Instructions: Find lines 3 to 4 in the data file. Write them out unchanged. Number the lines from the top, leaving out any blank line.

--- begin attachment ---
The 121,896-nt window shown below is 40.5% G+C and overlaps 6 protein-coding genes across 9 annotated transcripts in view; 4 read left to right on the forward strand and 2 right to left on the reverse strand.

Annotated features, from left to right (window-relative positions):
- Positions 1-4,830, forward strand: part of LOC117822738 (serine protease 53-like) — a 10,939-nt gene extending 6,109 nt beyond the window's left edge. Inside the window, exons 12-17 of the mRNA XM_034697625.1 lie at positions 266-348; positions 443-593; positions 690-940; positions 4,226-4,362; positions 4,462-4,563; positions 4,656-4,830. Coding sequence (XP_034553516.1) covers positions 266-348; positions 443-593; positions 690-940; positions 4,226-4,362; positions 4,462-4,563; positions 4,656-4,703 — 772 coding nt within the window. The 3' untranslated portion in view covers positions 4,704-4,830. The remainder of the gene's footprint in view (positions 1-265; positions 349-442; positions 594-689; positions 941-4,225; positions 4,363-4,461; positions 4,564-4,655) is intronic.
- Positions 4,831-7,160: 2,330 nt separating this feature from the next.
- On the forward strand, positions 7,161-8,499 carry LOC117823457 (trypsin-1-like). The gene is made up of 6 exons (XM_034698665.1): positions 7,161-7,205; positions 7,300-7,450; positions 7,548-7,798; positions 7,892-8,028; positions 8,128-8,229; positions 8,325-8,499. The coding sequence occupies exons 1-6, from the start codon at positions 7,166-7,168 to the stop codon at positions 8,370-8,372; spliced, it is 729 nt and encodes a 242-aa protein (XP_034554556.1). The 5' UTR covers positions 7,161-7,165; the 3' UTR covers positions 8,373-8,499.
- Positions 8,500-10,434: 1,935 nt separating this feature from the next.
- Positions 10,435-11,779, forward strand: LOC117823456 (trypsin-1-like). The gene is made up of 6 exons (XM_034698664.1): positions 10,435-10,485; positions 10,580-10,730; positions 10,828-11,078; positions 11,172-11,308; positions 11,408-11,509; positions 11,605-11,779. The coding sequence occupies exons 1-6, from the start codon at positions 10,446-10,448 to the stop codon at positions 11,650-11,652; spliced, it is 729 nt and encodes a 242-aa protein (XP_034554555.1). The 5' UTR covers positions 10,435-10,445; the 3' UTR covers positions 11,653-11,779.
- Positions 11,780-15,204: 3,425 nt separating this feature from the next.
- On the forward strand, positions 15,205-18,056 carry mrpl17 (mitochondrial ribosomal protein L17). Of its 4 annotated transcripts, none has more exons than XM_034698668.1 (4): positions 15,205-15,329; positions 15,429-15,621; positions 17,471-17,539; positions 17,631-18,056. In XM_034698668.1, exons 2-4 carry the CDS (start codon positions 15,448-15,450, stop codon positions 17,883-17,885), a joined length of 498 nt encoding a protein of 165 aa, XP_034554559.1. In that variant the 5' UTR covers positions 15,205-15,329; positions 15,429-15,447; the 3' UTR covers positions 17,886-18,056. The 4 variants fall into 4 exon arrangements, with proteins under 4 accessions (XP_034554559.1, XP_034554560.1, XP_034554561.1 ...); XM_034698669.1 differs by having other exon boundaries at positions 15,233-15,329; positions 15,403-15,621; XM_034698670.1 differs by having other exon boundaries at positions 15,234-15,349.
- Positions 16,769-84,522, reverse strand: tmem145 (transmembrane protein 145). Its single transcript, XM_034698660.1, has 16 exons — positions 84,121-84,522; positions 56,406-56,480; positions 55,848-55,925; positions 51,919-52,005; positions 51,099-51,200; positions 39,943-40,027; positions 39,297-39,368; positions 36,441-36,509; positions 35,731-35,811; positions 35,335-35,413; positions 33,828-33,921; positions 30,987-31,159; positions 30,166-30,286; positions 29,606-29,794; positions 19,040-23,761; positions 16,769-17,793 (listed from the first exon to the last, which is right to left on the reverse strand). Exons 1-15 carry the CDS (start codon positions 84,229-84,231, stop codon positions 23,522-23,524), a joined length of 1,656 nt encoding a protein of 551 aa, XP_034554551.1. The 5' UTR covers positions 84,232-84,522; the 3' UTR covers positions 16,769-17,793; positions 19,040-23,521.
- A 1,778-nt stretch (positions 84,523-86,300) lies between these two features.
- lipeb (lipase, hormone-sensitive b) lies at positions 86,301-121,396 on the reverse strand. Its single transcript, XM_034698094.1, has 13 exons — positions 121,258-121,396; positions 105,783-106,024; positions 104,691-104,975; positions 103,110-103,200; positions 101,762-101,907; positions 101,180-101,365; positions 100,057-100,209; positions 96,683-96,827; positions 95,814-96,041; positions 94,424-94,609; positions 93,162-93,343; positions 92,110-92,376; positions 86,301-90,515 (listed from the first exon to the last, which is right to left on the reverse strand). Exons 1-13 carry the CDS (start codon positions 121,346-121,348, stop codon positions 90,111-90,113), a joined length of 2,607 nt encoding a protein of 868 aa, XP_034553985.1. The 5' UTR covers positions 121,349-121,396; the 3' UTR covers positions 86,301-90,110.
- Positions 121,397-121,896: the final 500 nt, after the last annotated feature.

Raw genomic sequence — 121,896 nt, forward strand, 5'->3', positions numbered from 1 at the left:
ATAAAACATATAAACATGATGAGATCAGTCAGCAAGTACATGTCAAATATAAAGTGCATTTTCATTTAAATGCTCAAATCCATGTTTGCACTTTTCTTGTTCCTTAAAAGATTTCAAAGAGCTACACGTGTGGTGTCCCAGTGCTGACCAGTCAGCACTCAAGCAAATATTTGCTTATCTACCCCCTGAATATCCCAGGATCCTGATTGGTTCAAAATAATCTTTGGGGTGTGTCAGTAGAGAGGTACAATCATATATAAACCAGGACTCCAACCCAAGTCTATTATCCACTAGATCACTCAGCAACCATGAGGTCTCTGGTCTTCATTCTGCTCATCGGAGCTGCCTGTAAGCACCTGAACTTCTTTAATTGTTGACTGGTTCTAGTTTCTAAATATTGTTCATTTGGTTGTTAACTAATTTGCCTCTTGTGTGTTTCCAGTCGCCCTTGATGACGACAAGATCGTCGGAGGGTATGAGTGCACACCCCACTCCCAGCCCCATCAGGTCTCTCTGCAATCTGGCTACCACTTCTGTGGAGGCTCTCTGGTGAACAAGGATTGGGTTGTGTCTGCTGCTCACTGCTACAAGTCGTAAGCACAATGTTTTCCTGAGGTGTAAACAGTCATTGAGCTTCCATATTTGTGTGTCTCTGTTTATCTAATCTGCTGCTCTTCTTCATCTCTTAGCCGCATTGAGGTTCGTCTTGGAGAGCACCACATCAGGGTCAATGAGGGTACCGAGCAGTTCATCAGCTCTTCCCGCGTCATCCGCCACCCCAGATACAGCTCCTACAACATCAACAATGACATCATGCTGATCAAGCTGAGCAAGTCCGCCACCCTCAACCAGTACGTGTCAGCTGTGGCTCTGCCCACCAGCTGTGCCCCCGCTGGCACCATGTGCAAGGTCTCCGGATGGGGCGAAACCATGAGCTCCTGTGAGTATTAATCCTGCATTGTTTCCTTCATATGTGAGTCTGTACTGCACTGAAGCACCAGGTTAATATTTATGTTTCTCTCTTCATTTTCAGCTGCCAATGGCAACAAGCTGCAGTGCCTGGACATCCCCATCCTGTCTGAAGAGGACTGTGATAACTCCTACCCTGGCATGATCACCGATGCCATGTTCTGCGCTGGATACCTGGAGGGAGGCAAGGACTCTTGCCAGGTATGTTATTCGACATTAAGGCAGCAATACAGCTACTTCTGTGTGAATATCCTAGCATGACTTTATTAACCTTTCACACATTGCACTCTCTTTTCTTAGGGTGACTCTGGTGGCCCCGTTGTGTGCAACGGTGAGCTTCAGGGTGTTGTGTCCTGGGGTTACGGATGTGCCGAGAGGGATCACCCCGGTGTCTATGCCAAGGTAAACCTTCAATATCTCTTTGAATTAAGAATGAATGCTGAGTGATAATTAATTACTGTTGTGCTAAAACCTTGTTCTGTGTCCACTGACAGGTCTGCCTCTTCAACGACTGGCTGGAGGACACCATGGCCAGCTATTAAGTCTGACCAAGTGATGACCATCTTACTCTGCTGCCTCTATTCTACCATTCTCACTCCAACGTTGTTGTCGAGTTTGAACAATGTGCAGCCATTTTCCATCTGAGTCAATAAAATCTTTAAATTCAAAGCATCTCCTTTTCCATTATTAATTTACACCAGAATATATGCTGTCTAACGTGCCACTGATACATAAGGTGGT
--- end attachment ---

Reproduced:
- Positions 1-4,830, forward strand: part of LOC117822738 (serine protease 53-like) — a 10,939-nt gene extending 6,109 nt beyond the window's left edge. Inside the window, exons 12-17 of the mRNA XM_034697625.1 lie at positions 266-348; positions 443-593; positions 690-940; positions 4,226-4,362; positions 4,462-4,563; positions 4,656-4,830. Coding sequence (XP_034553516.1) covers positions 266-348; positions 443-593; positions 690-940; positions 4,226-4,362; positions 4,462-4,563; positions 4,656-4,703 — 772 coding nt within the window. The 3' untranslated portion in view covers positions 4,704-4,830. The remainder of the gene's footprint in view (positions 1-265; positions 349-442; positions 594-689; positions 941-4,225; positions 4,363-4,461; positions 4,564-4,655) is intronic.
- Positions 4,831-7,160: 2,330 nt separating this feature from the next.